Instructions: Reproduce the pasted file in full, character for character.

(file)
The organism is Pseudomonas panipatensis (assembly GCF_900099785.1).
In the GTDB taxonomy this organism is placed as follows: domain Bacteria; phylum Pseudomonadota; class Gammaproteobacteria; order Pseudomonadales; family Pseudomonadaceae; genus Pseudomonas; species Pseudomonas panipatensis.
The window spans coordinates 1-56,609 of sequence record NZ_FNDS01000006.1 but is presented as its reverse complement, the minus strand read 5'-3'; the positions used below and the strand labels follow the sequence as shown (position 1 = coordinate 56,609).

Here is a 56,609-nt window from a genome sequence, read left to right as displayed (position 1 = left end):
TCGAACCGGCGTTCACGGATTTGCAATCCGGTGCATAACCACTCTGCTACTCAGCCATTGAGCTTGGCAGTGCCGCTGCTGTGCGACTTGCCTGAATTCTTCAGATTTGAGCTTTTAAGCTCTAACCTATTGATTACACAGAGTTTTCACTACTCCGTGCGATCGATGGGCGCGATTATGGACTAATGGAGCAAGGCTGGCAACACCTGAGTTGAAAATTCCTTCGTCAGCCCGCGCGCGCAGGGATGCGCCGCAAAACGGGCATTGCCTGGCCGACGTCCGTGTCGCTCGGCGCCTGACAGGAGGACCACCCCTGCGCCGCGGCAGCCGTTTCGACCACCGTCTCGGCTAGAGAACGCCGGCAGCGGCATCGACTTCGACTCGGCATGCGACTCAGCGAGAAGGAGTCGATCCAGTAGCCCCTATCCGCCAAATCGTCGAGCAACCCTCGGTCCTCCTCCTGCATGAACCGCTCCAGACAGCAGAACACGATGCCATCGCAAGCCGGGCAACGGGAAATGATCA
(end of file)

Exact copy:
The organism is Pseudomonas panipatensis (assembly GCF_900099785.1).
In the GTDB taxonomy this organism is placed as follows: domain Bacteria; phylum Pseudomonadota; class Gammaproteobacteria; order Pseudomonadales; family Pseudomonadaceae; genus Pseudomonas; species Pseudomonas panipatensis.
The window spans coordinates 1-56,609 of sequence record NZ_FNDS01000006.1 but is presented as its reverse complement, the minus strand read 5'-3'; the positions used below and the strand labels follow the sequence as shown (position 1 = coordinate 56,609).

Here is a 56,609-nt window from a genome sequence, read left to right as displayed (position 1 = left end):
TCGAACCGGCGTTCACGGATTTGCAATCCGGTGCATAACCACTCTGCTACTCAGCCATTGAGCTTGGCAGTGCCGCTGCTGTGCGACTTGCCTGAATTCTTCAGATTTGAGCTTTTAAGCTCTAACCTATTGATTACACAGAGTTTTCACTACTCCGTGCGATCGATGGGCGCGATTATGGACTAATGGAGCAAGGCTGGCAACACCTGAGTTGAAAATTCCTTCGTCAGCCCGCGCGCGCAGGGATGCGCCGCAAAACGGGCATTGCCTGGCCGACGTCCGTGTCGCTCGGCGCCTGACAGGAGGACCACCCCTGCGCCGCGGCAGCCGTTTCGACCACCGTCTCGGCTAGAGAACGCCGGCAGCGGCATCGACTTCGACTCGGCATGCGACTCAGCGAGAAGGAGTCGATCCAGTAGCCCCTATCCGCCAAATCGTCGAGCAACCCTCGGTCCTCCTCCTGCATGAACCGCTCCAGACAGCAGAACACGATGCCATCGCAAGCCGGGCAACGGGAAATGATCA